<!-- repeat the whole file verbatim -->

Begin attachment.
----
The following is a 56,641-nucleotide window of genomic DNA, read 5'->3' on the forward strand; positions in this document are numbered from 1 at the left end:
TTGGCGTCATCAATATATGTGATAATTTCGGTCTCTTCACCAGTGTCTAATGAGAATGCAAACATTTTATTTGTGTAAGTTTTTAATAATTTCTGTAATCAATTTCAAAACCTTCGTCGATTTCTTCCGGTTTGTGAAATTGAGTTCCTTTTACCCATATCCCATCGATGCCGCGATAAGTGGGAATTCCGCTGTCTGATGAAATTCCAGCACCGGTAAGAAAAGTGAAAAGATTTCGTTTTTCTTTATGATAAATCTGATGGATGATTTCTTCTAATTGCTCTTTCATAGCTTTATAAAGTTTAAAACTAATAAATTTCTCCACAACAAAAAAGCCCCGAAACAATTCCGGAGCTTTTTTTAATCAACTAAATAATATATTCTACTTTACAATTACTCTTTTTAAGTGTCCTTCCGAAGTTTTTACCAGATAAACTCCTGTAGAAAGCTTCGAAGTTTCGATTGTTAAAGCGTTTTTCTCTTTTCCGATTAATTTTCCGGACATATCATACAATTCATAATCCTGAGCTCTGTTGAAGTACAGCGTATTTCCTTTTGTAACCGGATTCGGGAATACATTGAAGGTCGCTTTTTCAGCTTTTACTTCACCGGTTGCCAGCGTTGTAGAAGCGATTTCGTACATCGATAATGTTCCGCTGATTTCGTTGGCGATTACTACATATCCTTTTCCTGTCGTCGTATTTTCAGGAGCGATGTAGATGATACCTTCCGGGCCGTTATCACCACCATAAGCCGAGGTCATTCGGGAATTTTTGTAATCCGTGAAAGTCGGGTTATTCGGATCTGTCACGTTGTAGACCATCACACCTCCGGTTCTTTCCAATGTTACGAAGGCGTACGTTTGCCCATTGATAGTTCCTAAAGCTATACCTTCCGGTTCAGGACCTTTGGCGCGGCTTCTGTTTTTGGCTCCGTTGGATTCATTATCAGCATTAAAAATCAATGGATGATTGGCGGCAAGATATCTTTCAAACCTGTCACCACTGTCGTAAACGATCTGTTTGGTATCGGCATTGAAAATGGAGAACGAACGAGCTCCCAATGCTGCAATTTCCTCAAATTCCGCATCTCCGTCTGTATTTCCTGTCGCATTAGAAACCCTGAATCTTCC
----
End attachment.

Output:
The following is a 56,641-nucleotide window of genomic DNA, read 5'->3' on the forward strand; positions in this document are numbered from 1 at the left end:
TTGGCGTCATCAATATATGTGATAATTTCGGTCTCTTCACCAGTGTCTAATGAGAATGCAAACATTTTATTTGTGTAAGTTTTTAATAATTTCTGTAATCAATTTCAAAACCTTCGTCGATTTCTTCCGGTTTGTGAAATTGAGTTCCTTTTACCCATATCCCATCGATGCCGCGATAAGTGGGAATTCCGCTGTCTGATGAAATTCCAGCACCGGTAAGAAAAGTGAAAAGATTTCGTTTTTCTTTATGATAAATCTGATGGATGATTTCTTCTAATTGCTCTTTCATAGCTTTATAAAGTTTAAAACTAATAAATTTCTCCACAACAAAAAAGCCCCGAAACAATTCCGGAGCTTTTTTTAATCAACTAAATAATATATTCTACTTTACAATTACTCTTTTTAAGTGTCCTTCCGAAGTTTTTACCAGATAAACTCCTGTAGAAAGCTTCGAAGTTTCGATTGTTAAAGCGTTTTTCTCTTTTCCGATTAATTTTCCGGACATATCATACAATTCATAATCCTGAGCTCTGTTGAAGTACAGCGTATTTCCTTTTGTAACCGGATTCGGGAATACATTGAAGGTCGCTTTTTCAGCTTTTACTTCACCGGTTGCCAGCGTTGTAGAAGCGATTTCGTACATCGATAATGTTCCGCTGATTTCGTTGGCGATTACTACATATCCTTTTCCTGTCGTCGTATTTTCAGGAGCGATGTAGATGATACCTTCCGGGCCGTTATCACCACCATAAGCCGAGGTCATTCGGGAATTTTTGTAATCCGTGAAAGTCGGGTTATTCGGATCTGTCACGTTGTAGACCATCACACCTCCGGTTCTTTCCAATGTTACGAAGGCGTACGTTTGCCCATTGATAGTTCCTAAAGCTATACCTTCCGGTTCAGGACCTTTGGCGCGGCTTCTGTTTTTGGCTCCGTTGGATTCATTATCAGCATTAAAAATCAATGGATGATTGGCGGCAAGATATCTTTCAAACCTGTCACCACTGTCGTAAACGATCTGTTTGGTATCGGCATTGAAAATGGAGAACGAACGAGCTCCCAATGCTGCAATTTCCTCAAATTCCGCATCTCCGTCTGTATTTCCTGTCGCATTAGAAACCCTGAATCTTCC